Surging nominal imports and a miss for exports just about sums up perfectly just how the reality of Abenomics is crushing the real economy as the market goes from strength to strength on the hope that recovery is just around the corner. For the 28th month in a row Japan trade deficit has dropped YoY and its 12-month average is now at its worst ever. Energy costs are driving up imports (and adjusted for the devaluation in the JPY, the data is simply horrendous. Of course, there are green shoots - CPI is not deflating as fast as it was... and 'some' inflation expectations are rising (though as we noted here that is simply due to the tax expectations). Contrary to expectations held by some in the bond market, the BOJ did not comment on the sharp fluctuation in JGB yields since April as a result of monetary relaxation - on the basis, we assume, that if they don't mention it, it never happened. The result post a nothing-burger of 'more uncertainty' from the BoJ, the Nikkei keeps screaming higher, JPY rallied then fell back, and JGBs are sliding higher in yield.
As the IMF delivers its first 'health check' on Greece since 2009, the beleaguered nation's finance minister proudly proclaims, "the worst is over," and the country had reached its economic trough. However, while the finance minister appears unaware of the people living in caves, the record youth unemployment (that is rising still), and the accelerating non-performing loans (no green shoots there), the IMF remains a little less confident, "Greece's debt remains much too high". As the Sydney Morning Herald reports, Stournaras added that ''in May 2014, the loan installments will come to an end and the country has to be in a position where it can go on its own to the markets.'' We can't wait (with GGBs under 10% yield to see which greater fool snaps up those beauties). The IMF is a little less sanguine warning Greece of its "insufficient structural reforms," and worries of the "socially painful recession." The last jab, in line with the new normal 'template' (that is not a template but really is), "very little progress has been made in tackling Greece’s notorious tax evasion," as the IMF demands, "the rich and self-employed are simply not paying their fair share."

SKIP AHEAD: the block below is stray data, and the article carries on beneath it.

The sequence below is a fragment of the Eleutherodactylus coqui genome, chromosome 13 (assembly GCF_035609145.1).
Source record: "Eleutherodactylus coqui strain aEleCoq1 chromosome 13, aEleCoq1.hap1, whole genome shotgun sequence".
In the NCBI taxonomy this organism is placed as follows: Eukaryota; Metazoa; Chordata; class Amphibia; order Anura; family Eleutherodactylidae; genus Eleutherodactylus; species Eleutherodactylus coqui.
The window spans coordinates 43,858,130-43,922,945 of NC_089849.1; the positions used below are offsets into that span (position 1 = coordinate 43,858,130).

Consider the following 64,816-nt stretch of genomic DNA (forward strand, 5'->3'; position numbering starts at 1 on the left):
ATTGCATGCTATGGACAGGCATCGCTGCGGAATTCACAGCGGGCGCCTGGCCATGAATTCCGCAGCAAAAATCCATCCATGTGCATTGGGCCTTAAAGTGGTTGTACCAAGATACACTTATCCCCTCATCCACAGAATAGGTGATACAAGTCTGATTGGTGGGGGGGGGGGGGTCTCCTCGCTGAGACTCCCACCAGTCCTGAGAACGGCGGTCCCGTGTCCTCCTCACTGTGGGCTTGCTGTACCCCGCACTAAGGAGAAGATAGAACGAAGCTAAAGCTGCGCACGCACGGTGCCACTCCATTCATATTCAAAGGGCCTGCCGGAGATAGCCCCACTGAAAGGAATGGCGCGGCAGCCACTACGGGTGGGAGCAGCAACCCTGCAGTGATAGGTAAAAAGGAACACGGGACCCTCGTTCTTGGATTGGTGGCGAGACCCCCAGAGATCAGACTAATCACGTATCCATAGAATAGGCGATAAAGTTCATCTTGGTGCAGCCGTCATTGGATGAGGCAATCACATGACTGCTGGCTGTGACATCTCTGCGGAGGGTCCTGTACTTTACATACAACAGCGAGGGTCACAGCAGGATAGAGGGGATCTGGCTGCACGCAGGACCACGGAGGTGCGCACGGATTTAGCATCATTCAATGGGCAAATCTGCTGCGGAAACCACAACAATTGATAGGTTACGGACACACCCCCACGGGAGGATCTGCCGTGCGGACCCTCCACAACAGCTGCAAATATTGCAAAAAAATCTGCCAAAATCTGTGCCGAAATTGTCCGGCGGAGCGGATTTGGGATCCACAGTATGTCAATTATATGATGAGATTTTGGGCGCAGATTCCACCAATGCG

So far, 91 companies have reported 1Q results (28% of total S&P 500 market capitalization). 37% of companies reporting have beaten earnings estimates (below the historical average of 47%) and 13% have missed estimates (vs. average of 15%). The average EPS surprise has been 3.4%, below the 4.8% historical average. Excluding Financials, there are similar positive surprises (37%) and similar negative surprises (13%). Excluding Financials and Utilities, 21% of companies reporting have beaten sales estimates (below the historical average of 38%) and 24% have missed estimates (vs. average of 18%). The average revenue surprise has been -0.1%, below the 1.3% historical average. In short, things are not going according to plan - though we assume this just means the Q4-fantasy-hockey-stick explosion of revenues, earnings, and margins will just get bigger.